Deleuze, Nikolas Rose, Philosophy, Sociology

Deleuzian Politics, or: what to think of the horizontal body?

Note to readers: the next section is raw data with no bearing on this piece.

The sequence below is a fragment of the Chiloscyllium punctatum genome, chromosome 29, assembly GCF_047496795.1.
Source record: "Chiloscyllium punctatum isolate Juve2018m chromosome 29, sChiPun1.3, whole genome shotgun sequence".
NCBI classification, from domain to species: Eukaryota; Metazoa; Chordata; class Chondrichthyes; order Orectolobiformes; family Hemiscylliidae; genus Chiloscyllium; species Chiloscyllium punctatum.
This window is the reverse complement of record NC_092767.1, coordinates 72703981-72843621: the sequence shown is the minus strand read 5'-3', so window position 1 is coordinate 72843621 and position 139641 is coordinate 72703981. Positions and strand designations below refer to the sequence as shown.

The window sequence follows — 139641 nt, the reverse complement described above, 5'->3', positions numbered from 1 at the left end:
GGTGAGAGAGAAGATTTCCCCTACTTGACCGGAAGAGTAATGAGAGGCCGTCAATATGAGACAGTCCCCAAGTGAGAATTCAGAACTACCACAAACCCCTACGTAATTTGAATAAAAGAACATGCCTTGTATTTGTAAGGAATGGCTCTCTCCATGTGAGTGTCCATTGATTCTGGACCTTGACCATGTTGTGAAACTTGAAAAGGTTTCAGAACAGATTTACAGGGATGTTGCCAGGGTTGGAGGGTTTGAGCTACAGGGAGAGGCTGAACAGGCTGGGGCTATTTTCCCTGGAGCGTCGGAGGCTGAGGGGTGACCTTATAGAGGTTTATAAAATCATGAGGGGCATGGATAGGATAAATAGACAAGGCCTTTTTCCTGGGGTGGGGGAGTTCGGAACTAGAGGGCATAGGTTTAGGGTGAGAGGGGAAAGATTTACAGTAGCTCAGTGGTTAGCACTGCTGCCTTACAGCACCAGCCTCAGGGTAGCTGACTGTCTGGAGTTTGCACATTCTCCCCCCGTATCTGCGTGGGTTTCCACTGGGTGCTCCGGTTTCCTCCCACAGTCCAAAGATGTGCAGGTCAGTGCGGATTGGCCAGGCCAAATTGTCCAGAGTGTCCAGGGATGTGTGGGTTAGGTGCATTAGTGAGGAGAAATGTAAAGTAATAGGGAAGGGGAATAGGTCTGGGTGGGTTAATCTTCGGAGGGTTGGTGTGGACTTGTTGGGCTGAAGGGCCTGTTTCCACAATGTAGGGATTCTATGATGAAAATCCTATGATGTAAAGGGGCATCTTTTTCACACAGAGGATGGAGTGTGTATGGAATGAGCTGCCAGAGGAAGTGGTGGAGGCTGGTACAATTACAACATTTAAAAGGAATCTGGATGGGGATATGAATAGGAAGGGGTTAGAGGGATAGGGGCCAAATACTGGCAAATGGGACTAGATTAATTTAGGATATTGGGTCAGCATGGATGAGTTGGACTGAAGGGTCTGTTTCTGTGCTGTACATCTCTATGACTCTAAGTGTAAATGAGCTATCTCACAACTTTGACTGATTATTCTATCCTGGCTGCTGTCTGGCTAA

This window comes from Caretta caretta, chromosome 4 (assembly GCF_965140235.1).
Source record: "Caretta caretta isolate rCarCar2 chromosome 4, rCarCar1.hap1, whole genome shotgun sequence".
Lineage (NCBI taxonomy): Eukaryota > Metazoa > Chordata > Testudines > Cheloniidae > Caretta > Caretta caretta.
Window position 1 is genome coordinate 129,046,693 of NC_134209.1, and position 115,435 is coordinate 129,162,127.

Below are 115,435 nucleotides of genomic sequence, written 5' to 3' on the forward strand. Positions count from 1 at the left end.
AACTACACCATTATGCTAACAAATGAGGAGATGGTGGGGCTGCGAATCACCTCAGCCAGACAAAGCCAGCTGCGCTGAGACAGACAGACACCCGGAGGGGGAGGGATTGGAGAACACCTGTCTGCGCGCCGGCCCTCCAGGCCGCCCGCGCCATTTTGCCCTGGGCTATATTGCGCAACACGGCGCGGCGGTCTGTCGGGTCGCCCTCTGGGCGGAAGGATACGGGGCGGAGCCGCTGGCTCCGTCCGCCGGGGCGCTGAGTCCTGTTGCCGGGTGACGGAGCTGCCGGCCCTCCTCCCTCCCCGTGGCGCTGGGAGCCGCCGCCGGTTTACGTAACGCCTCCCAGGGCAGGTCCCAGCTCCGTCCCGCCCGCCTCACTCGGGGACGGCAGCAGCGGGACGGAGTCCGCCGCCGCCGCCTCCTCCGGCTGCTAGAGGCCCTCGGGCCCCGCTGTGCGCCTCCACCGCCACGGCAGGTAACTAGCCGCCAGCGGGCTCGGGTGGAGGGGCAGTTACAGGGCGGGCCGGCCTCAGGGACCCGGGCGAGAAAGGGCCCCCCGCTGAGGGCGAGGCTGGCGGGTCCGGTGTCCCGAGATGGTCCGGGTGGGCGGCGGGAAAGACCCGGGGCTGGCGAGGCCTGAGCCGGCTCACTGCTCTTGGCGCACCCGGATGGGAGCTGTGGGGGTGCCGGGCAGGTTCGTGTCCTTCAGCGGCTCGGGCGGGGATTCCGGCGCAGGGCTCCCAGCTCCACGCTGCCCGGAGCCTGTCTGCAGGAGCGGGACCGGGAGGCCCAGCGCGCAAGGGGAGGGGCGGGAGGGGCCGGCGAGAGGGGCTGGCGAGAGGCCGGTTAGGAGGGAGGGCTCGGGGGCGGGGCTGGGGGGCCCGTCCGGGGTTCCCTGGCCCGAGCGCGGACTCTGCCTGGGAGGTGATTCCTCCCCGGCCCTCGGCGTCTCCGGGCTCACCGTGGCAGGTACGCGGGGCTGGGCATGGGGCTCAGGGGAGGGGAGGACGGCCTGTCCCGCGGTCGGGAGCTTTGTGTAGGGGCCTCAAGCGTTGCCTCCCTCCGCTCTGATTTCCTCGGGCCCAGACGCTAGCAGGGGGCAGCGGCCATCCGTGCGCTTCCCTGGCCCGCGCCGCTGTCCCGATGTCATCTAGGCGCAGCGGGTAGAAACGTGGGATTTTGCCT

This week I handed in an essay on Nikolas Rose’s book The Politics of Life Itself. In the essay I try to comprehend what it means for Rose that we, as biological citizens, understand ourselves in fully somatic terms. Furthermore, I consider the fact if this, as becomes apparant, very liberal or governmentality perspective really ‘exhausts reality’. That is; following Rose’s use of Deleuze, I try to show how there is always something that ‘transcends’ the body inside the immanent, horizontal plane of individuality, politics, science and economics. For Rose, we as somatic individuals more or less have at our disposal the biomedical, genetic facts of science so as to use them to work on ourselves and, consequently, to authorize the knowledge that flows from science and, according to Rose, determine the path and direction of these sciences. With Deleuze, I try to show that, following the example of the altering relation between experts and laymen, there arise new forms of ‘horizontal’ hierarchies and authorities. It’s interesting to see how Rose combines Foucault and Latour to subsequently turn to Deleuze to work out his comprehension of a new 21th century somatic ethics or self-management, but, in doing so, forgets that Deleuze is always ‘more than’ predictable.

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